Home Law Implementing the Cape Town Convention and the Domestic Laws on Secured Transactions
Enforcement of Security Interests
Default Remedies Under the Cape Town Convention
Meaning of Default
I. The regime contained in Chapter III of the Convention (“Default remedies”) is based on party autonomy, regarding the existence of the default as well as the organisation of the remedies that the creditor may exercise.
The remedies set out in Articles 8 and 9 (and also in Article 10) are extra-judicial remedies, if the parties have so agreed. The application to the court is, in this context, an option of the creditor.
However, in many jurisdictions, some of these remedies may be exercised only with leave of the court.
II. Article 11 of the Convention deals with the meaning of default.
First, the debtor and the creditor may at any time agree in writing as to the events that constitute a default or otherwise give rise to the rights and remedies specified in this Chapter (Article 11(1)). Therefore the events of default may comprise the debtor’s failure to perform and also some non-default events giving rise to the impossibility of performance such as the debtor’s insolvency or an adverse change in taxation law applicable to the transaction.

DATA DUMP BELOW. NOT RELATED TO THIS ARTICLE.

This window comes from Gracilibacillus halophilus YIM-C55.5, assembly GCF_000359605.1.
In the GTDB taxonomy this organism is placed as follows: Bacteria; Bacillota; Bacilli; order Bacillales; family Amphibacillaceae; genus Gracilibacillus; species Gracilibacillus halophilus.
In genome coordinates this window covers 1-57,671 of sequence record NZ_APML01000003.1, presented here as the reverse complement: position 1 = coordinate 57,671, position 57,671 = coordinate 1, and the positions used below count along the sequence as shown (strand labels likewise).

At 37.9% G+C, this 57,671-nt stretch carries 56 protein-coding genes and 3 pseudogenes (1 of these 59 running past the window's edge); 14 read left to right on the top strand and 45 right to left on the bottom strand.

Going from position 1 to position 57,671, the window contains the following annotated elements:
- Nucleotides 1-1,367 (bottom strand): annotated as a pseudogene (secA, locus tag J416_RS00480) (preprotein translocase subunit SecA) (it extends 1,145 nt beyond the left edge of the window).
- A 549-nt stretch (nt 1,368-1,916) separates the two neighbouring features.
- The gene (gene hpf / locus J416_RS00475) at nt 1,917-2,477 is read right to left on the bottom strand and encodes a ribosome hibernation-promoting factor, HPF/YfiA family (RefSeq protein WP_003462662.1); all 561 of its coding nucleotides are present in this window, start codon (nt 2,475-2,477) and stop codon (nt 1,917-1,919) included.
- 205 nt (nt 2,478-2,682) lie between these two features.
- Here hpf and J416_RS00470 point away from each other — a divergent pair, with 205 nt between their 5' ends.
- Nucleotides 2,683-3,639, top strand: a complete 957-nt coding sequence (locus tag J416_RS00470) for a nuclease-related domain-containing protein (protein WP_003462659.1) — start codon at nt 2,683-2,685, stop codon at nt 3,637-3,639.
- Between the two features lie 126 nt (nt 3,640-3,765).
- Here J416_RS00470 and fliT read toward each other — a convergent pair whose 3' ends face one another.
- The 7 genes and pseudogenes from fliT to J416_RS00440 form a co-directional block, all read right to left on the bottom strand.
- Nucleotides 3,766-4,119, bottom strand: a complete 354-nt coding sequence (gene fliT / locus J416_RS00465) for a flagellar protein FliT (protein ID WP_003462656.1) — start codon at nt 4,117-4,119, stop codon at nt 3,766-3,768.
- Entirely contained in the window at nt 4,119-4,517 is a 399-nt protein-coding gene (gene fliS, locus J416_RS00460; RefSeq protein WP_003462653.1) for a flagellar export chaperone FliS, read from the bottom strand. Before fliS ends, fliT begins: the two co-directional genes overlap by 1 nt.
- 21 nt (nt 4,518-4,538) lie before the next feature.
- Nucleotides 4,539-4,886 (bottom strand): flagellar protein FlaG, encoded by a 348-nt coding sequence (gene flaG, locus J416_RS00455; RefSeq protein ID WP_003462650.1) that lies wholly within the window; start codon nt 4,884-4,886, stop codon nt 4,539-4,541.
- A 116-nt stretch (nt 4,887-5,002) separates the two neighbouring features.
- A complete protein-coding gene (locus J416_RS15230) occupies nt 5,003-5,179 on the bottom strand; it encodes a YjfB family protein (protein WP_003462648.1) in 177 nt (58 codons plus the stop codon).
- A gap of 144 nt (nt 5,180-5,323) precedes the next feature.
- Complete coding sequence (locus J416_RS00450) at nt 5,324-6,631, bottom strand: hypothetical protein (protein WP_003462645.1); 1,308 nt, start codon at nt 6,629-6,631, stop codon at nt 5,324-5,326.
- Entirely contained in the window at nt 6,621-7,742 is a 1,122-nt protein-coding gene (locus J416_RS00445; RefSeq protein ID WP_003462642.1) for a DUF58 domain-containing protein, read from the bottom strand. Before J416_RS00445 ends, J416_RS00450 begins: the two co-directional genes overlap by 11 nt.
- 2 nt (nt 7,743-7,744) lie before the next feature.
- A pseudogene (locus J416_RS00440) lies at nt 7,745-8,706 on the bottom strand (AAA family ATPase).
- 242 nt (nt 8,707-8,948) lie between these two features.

Secondly, where the debtor and the creditor have not so agreed, “default” only means a failure which substantially deprives the creditor of what it is entitled to expect under the agreement (Article 11(2)).
The criterion used in this provision to define “default” reminds the notion of “fundamental breach of contract”, contained in Article 25 of the United Nations Convention on Contracts for the International Sale of Goods.
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